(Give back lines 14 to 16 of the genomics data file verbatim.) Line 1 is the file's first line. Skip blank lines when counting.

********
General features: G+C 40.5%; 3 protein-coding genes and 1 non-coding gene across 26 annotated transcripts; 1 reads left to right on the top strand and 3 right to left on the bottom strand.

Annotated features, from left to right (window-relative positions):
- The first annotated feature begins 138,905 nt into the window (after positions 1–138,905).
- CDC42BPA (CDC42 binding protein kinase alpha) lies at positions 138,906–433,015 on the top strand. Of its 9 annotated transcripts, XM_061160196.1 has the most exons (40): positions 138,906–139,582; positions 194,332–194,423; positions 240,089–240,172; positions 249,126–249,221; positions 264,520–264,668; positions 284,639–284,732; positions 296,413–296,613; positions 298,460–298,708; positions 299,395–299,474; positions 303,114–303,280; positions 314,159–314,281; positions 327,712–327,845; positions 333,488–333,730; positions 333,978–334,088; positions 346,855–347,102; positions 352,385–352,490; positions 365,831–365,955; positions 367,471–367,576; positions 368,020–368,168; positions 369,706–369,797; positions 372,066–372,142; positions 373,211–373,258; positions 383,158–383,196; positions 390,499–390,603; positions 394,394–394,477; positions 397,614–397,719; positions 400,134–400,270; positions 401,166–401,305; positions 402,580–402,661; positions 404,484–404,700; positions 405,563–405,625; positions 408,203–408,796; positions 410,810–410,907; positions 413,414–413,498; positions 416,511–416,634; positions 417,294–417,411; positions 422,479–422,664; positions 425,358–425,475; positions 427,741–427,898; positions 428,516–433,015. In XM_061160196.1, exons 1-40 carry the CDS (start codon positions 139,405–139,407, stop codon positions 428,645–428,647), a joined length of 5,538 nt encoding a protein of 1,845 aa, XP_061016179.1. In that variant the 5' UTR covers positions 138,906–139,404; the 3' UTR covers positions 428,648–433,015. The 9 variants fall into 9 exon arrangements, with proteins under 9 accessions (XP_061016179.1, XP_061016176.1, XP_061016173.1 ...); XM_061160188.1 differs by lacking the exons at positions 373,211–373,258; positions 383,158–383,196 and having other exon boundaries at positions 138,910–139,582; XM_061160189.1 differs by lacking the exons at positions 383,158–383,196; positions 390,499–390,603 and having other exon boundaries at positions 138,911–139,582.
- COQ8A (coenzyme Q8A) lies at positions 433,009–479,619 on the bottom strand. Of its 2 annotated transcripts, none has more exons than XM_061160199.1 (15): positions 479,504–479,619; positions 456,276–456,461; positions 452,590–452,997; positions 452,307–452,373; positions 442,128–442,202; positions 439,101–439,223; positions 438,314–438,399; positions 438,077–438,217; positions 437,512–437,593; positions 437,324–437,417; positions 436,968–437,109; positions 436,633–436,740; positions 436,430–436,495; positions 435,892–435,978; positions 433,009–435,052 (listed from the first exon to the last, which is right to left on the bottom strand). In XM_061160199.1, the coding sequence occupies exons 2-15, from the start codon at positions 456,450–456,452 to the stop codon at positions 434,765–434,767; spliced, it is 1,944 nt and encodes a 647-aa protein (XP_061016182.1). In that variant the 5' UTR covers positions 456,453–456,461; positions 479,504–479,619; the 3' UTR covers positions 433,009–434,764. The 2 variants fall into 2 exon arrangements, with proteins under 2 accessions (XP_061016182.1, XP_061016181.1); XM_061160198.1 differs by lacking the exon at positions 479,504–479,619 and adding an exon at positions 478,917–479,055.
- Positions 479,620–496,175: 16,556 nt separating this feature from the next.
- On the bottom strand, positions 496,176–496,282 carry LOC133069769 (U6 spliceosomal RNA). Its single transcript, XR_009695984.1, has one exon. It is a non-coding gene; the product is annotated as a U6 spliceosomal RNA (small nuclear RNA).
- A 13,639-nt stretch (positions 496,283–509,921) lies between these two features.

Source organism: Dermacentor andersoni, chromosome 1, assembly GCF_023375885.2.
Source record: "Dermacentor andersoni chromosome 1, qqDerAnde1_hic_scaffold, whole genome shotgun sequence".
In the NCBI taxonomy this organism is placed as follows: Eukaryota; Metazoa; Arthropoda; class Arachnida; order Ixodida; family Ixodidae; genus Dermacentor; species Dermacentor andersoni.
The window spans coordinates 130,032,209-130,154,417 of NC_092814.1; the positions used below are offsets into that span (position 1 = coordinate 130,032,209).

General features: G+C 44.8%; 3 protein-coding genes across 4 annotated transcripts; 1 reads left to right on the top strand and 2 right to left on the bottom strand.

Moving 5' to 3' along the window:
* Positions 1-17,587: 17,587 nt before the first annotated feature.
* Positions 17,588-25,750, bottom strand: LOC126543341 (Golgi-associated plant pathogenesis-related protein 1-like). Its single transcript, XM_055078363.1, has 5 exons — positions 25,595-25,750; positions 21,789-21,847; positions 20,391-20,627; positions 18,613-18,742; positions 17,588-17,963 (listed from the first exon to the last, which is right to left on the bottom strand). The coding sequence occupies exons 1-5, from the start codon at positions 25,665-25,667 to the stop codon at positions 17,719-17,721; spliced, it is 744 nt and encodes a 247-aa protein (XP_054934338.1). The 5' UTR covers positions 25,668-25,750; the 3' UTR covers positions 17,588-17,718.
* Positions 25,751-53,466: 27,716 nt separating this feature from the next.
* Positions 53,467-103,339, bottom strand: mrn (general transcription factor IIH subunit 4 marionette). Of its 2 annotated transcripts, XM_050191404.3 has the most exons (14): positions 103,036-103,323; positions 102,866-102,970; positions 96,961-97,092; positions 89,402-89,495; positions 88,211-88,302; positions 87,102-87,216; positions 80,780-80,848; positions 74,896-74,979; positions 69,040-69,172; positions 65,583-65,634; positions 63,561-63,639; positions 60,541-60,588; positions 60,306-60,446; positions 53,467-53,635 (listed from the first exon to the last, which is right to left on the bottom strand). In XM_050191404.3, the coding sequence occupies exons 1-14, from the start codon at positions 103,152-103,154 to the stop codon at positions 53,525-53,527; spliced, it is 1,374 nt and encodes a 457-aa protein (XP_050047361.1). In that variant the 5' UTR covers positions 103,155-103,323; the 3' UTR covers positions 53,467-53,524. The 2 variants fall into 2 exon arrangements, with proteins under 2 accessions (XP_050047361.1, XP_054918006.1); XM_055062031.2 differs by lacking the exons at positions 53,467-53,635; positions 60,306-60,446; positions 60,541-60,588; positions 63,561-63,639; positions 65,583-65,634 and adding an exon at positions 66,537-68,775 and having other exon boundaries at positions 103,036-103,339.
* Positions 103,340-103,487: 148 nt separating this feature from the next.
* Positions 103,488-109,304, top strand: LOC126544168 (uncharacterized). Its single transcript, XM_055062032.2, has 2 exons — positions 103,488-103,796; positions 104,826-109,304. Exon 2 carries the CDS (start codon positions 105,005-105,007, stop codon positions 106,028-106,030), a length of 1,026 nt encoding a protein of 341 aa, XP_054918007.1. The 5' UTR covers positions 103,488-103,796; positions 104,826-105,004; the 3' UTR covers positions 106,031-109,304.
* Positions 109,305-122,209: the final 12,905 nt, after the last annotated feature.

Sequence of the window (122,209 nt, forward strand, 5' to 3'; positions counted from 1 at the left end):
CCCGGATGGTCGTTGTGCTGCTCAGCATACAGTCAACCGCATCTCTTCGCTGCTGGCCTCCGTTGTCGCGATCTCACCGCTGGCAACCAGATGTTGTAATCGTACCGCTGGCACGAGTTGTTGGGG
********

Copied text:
Moving 5' to 3' along the window:
* Positions 1-17,587: 17,587 nt before the first annotated feature.
* Positions 17,588-25,750, bottom strand: LOC126543341 (Golgi-associated plant pathogenesis-related protein 1-like). Its single transcript, XM_055078363.1, has 5 exons — positions 25,595-25,750; positions 21,789-21,847; positions 20,391-20,627; positions 18,613-18,742; positions 17,588-17,963 (listed from the first exon to the last, which is right to left on the bottom strand). The coding sequence occupies exons 1-5, from the start codon at positions 25,665-25,667 to the stop codon at positions 17,719-17,721; spliced, it is 744 nt and encodes a 247-aa protein (XP_054934338.1). The 5' UTR covers positions 25,668-25,750; the 3' UTR covers positions 17,588-17,718.